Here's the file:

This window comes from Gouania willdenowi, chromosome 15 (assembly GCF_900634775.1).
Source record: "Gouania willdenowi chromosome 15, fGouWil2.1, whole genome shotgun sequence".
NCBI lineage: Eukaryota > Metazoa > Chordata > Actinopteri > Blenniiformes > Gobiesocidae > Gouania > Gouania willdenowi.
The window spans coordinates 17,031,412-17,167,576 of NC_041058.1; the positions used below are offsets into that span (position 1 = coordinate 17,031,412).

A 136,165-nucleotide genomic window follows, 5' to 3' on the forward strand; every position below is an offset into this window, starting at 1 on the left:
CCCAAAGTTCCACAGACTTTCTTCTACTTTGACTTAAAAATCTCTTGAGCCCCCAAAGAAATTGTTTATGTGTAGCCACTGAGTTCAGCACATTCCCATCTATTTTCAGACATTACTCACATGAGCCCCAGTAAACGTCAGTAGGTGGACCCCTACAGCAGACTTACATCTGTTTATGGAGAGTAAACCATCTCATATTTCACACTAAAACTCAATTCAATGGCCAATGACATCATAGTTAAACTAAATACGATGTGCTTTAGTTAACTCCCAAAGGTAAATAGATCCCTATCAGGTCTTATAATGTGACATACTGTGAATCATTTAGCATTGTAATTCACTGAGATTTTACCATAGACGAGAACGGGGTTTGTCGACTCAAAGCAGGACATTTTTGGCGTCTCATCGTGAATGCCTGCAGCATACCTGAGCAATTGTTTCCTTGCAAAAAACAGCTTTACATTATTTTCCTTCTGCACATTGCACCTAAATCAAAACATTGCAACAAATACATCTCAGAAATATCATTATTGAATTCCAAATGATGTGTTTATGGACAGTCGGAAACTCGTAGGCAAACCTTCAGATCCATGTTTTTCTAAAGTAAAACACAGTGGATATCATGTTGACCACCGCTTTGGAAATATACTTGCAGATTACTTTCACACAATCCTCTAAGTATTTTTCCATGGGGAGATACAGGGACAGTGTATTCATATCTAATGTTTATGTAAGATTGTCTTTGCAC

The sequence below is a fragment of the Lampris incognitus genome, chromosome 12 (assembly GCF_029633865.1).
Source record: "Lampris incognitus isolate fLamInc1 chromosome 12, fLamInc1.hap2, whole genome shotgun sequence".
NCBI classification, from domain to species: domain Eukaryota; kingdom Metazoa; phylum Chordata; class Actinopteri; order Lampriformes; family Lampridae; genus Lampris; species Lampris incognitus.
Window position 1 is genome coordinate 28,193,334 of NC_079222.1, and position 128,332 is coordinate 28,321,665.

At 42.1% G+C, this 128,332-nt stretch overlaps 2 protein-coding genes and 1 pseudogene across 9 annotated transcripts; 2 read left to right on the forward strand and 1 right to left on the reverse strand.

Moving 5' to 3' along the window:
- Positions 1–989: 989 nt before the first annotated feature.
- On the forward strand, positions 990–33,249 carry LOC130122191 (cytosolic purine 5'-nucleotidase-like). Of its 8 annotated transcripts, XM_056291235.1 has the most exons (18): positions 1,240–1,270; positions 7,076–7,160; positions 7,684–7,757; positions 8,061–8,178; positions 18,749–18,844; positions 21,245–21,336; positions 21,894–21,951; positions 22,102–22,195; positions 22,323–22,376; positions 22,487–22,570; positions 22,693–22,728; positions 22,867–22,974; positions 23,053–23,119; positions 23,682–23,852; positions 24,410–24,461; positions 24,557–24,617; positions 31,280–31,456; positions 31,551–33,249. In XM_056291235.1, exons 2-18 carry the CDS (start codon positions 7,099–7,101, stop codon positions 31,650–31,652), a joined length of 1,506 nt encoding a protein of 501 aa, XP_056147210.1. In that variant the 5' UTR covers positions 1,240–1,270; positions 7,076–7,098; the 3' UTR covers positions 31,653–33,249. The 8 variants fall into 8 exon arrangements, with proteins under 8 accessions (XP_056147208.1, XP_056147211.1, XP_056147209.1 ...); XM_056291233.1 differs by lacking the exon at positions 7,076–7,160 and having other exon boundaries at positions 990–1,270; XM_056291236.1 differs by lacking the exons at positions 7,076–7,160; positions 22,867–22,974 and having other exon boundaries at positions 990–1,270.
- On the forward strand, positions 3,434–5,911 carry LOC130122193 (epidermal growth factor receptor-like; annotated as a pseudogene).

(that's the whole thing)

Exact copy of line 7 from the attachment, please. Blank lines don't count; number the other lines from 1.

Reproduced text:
The sequence below is a fragment of the Lampris incognitus genome, chromosome 12 (assembly GCF_029633865.1).